By Augustine Kpehe Ngafuan, Former Minister of Foreign Affairs, Liberia
Before his election to the post of Director General of the World Health Organization (WHO) in 2017, Tedros Adhanom Ghebreyesus, a microbiologist and internationally reputed malaria researcher, served as Minister of Foreign Affairs of Ethiopia (2012-2016), having previously served as Minister of Health (2005-2012). When I served as Minister of Foreign Affairs of Liberia (2012-2015), I had the opportunity to work closely with Tedros (as we affectionately called him) not only to tighten the bilateral bonds between Liberia and Ethiopia (the two oldest African countries) but also, in the context of the Executive Council of the African Union (AU), principally comprising ministers of foreign affairs of AU member states, to promote the peace, stability and advancement of the African Continent. Tedros served as Chairman of the Executive Council between 2013-2014 during which time the Council crafted, and the Assembly of Heads of State and Government endorsed, the much-touted 50-year Africa development framework, “Agenda 2063: The Africa We Want” and its first ten-year implementation plan.
I and many of my colleagues, having had the sufficiency of professional interactions and proximity which enabled close assessment, came to deeply admire Tedros for his astuteness, brilliance, tenacity, humility, and exceptional leadership skills.
Tedros, the first African to head the WHO, has been doing a great job since he assumed the reins of leadership of the prestigious global body. A living memory of his leadership capabilities is reflected in the manner in which he oversaw WHO management of the Kivu Ebola epidemic, the biggest Ebola outbreak in the history of the DR Congo. The outbreak began in August 2018 and ended a couple of weeks ago.
No doubt, the Coronavirus (COVID-19) pandemic, has posed its unique set of challenges, confounding the best and smartest virologists and epidemiologists, indeed; the entire global community of medical research scientists and doctors. Medical specialists the world over, are still struggling to fully grasp the nature and behavior of this deadly and insidious enemy. Under Tedros’ leadership, the WHO has done reasonably well in managing the COVID-19 crisis, although its effectiveness has been limited somewhat by funding challenges and the 2005 International Health Regulations. The 2005 International Health Regulations would evidently need to be updated to set the basis for responding more appropriately to the harsh and complex realities that are posed by a future global public health challenges with the speed and magnitude as the COVID-19 pandemic.
Finding a fall guy or a scapegoat In the midst of a crisis is an easy and attractive option for some people. Hopefully when the global community succeeds in ending this existential health threat, there will be enough time for pundits and critics, benefitting fully from hindsight, to clearly and objectively pinpoint what the WHO, a body laden with a complex decision making process that requires technical advice every step of the way, from an International Health Regulations (2005) Emergency Committee comprising reputable and top-class health experts from across the globe including the United States, would have done differently. Also, at that time, pundits and critics will be able to thoroughly investigate and clearly pinpoint what heads of state and government, health experts and practitioners as well as ordinary citizens would have done differently. For now, the global community needs to work more harmoniously and remain laser-focused on defeating this deadly common enemy.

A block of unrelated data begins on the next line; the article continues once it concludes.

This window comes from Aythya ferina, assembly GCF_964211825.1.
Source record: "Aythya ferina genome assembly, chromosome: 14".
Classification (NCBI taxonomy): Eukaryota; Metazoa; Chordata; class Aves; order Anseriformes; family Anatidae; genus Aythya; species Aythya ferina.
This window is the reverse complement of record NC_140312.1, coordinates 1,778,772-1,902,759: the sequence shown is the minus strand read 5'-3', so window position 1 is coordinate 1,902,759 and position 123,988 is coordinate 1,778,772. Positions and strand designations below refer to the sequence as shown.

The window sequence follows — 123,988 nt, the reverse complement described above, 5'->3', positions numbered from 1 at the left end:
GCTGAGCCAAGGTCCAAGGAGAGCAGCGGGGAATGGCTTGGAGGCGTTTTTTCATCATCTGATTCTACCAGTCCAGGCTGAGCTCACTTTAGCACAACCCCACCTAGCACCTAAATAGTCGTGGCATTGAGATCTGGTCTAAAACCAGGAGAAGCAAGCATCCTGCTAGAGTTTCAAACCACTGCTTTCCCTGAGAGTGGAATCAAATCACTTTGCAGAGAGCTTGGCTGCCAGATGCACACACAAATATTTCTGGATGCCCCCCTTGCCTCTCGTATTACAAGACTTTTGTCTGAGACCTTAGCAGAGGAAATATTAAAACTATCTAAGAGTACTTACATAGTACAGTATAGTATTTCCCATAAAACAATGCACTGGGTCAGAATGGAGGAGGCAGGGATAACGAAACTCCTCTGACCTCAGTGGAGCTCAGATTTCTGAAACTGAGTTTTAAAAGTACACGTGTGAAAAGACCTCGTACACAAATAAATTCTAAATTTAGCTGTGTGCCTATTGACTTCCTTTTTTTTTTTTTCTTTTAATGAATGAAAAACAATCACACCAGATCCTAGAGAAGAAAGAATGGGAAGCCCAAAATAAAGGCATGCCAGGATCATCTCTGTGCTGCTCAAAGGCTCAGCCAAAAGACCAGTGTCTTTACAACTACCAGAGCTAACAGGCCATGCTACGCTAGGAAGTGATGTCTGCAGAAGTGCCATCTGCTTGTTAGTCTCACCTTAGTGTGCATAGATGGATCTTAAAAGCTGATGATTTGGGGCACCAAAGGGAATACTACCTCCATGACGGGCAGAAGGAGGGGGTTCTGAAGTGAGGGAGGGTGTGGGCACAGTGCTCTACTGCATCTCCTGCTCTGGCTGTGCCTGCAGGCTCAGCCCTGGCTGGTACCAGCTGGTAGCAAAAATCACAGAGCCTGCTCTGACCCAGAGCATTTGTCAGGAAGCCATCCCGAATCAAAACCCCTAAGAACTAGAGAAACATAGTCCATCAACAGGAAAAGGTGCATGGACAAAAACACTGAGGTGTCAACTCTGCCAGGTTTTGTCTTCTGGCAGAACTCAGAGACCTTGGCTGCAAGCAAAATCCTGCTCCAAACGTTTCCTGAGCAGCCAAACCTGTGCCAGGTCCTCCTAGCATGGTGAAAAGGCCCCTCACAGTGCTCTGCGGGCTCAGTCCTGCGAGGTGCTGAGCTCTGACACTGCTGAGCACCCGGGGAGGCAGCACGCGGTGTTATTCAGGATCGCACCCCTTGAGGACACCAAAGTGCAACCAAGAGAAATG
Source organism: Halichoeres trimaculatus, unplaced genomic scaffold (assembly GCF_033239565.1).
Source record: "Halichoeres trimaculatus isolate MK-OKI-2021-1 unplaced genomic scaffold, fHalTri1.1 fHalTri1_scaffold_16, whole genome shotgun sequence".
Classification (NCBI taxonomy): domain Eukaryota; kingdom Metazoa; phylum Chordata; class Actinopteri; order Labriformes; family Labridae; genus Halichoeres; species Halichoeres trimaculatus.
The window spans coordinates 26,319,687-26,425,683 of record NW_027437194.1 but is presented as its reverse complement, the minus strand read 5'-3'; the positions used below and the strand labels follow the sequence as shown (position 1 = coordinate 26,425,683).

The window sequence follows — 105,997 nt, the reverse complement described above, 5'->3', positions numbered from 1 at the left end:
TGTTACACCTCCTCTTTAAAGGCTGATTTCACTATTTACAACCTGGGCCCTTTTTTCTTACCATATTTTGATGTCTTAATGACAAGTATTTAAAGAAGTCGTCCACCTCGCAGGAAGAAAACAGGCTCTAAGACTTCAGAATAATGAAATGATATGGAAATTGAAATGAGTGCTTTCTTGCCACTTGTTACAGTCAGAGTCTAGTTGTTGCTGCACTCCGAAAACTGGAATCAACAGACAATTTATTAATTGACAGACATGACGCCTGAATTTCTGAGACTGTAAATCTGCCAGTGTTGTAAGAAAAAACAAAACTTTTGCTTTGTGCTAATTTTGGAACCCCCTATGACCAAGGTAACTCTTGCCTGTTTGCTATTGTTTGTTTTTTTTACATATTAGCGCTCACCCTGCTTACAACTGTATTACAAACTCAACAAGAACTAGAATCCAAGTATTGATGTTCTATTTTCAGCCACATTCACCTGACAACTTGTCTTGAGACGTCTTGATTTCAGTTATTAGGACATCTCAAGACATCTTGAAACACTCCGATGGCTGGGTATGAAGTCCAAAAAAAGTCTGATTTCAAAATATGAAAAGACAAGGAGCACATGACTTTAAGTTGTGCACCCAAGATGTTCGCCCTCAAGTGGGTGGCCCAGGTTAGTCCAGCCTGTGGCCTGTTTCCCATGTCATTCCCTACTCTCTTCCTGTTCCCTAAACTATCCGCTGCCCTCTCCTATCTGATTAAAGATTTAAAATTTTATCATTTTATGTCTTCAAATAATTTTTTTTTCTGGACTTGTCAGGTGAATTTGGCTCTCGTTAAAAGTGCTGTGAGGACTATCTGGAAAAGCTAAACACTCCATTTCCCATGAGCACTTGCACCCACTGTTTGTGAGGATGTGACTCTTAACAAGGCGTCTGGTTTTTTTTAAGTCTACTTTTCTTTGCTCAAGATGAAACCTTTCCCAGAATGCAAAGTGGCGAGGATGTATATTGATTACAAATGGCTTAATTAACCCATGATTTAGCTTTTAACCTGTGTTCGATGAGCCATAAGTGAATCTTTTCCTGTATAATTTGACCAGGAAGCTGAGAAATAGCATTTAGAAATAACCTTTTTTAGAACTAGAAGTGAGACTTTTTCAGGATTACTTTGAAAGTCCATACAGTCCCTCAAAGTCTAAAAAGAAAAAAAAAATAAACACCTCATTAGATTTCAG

Lest I be misunderstood, I am not against good-faith critiques of WHO or any other actor, including world leaders, involved with the global fight against COVID-19. What I am completely against and find totally unacceptable is the attitude of individuals who have resorted to sending death threats to and hurling racial slurs at the Director General of the WHO, as has been reported in the media recently. Tedros is a proud and astute son of Africa. Racist comments directed at him are not just an attack on his person but an attack on Africans in general. I therefore join my voice to that of several well-meaning individuals across the world to condemn such unfair attacks and call on the perpetrators to stop pursuing such an unfortunate path. I also stand foursquare behind the AU Chairperson, President Cyril Ramaphosa of South Africa, to “call upon international community to join hands to support the efforts of the DG and the entire WHO family as they lead global efforts to fight this pandemic.” Indeed, I STAND AGAINST DEATH THREATS AND RACIAL INSULTS. I STAND WITH TEDROS!